Luna: Gustav Mahler ~ Kindertotenlieder

 
Dietrich Fischer-DieskauBernadette GreevyGerard Souzay

Matthias GoerneMaureen ForresterJonas Kaufmann

Sarah ConnollyHilde Rössel-MajdanRita Gorr

GUSTAV MAHLER(1860-1911)

KINDERTOTENLIEDER
Ein Liederzyklus nach Texten einer gleichnamigen
Gedichtsammlung von Friedrich Ruckert

CD1 76.19

Track 1-5

HILDE RÖSSEL-MAJDAN
N.O.Symphonie-Orchester Wien
Dirigent: Heinz Wallberg

Track 6-10

DIETRICH FISCHER-DIESKAU
Orchestra Sinfonica di Milano della RAI
Direttore: Antonio Janigro
Milano, RAI, 6 February 1969

Track 11-15

SARAH CONNOLLY
London Philharmonic Orchestra
Conductor: Vladimir Jurowski
Londen, Royal festival Hall, 27 October 2010

CD2 76.13

Track 1-5

GERARD SOUZAY
Spanisch Radio and TV Orchestra (RTVE)
Conductor: Sergui Celibidache
22 February 1969

Track 6-10

RITA GORR
Orchèstre National de L’O.R.T.F
Direction: Désiré-Emile Inghelbrecht
Paris, 13 October 1959

Track 11-15

JONAS KAUFMANN
City of Birmingham Symphony Orchestra
Conductor: Andris Nelsons
Paris, Champ Elysées, 2012

CD3 78.42

Track 1-6

MAUREEN FORRESTER
Boston Symphony Orchestra
Conductor: Charles Munch
Boston, Symphony Hall, 27 December 1958

Track 7-11

MATHIAS GOERNE
Orchèstre National de France
Direction: Daniele Gatti
Bonn, Beethovenhalle, 24 September 2010

Track 12-16

BERNADETTE GREEVY

London Symphony Orchestra
Conductor: Claudio Abbado
London, Royal Albert Hall, 11 September 1967


MAHLER “KINDERTOTENLIEDER”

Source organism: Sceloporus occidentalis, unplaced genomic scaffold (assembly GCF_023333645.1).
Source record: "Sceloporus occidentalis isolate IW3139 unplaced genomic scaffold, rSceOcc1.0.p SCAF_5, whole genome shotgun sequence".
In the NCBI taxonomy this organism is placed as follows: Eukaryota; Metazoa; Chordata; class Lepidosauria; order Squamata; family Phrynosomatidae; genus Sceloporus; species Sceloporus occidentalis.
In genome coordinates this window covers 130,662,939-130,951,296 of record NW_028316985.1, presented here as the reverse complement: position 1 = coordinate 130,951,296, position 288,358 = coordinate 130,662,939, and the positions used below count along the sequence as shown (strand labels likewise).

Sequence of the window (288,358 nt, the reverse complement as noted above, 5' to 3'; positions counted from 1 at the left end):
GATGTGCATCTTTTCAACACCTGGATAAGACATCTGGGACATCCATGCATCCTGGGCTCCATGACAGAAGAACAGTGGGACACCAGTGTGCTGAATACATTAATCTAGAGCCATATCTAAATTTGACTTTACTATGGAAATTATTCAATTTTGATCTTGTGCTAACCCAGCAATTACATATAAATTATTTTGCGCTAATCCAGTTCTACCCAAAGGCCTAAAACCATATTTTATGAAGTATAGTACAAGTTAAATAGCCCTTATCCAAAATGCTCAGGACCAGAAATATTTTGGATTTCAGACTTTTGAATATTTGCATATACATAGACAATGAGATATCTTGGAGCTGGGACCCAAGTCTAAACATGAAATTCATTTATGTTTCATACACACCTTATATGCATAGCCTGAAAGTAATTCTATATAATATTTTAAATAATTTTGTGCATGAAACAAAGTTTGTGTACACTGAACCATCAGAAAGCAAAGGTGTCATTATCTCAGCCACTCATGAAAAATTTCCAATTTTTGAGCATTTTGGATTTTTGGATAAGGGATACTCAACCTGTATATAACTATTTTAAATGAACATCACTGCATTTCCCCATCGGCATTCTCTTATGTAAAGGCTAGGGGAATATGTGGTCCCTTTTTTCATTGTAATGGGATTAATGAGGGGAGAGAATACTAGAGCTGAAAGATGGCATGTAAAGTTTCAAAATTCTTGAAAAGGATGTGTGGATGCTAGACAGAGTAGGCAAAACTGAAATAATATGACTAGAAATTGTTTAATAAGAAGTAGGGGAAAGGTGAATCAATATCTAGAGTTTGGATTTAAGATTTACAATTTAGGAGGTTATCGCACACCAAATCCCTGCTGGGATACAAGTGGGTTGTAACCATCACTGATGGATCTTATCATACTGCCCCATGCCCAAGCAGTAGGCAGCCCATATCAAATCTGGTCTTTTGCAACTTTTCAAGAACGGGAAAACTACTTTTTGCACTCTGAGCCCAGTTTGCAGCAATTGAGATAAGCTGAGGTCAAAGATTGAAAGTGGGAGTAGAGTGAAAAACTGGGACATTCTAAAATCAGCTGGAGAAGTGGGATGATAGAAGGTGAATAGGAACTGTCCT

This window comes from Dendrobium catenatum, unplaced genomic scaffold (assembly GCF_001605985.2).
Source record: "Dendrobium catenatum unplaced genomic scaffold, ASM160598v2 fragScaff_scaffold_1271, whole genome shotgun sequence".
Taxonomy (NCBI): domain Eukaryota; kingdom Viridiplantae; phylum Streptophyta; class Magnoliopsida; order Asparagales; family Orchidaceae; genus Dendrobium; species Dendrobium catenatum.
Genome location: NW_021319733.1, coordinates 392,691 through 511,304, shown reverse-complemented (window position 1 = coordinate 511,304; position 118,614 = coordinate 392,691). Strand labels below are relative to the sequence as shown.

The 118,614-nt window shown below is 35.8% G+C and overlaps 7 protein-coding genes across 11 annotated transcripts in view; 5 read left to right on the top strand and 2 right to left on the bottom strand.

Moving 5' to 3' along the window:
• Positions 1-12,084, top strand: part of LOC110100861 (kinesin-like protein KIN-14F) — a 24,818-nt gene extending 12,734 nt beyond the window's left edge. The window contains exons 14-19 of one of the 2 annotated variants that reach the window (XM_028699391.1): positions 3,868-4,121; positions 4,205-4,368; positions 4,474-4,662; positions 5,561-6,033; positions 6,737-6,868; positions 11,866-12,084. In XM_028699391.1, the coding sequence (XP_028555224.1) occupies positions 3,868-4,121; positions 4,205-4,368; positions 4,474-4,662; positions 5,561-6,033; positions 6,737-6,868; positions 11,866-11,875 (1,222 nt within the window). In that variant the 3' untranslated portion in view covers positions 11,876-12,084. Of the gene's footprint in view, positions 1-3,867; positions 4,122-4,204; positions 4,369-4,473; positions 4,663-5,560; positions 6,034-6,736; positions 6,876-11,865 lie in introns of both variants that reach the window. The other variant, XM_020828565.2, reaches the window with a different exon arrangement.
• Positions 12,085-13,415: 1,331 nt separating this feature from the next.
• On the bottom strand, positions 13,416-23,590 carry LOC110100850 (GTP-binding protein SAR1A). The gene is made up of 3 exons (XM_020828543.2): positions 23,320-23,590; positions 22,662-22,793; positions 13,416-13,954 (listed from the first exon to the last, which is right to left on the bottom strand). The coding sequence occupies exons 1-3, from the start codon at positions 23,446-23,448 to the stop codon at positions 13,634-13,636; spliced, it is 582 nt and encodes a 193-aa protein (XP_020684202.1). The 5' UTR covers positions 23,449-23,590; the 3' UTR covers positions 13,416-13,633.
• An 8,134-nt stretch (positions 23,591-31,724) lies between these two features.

Mahler used poems from Friedrich Rückert for the lieder-cycle ‘Kindertotenlieder’. Rückert had written over four hundred poems after the death of his son Ernst. These poems were published after the poet died in 1872. Now these poems are only known because of the assimilation of five of them in a composition of Gustav Mahler with the same title: Kindertotenlieder. Mahler wrote three in 1901 and another two in 1904, when they were published and performed together. What Mahler did with them is miraculous. He transformed the poems to subtle, sublime masterpieces that intensely touch and deeply enrich modern mankind. Whoever takes the effort to listen and open himself up to what Mahler presents us with the orchestra and the human voice will not be disappointed and will find a treasure for life. He who loves music, loves Mahler, it’s as simple as that. Unlike Berlioz the singers get every opportunity to create their own interpretation, which results in clearly audible differences. Dietrich Fischer-Dieskau is an example of this, thanks to the many recordings available of this singer. We haven’t chosen for the most beautiful performances, but for the most interesting from our collection.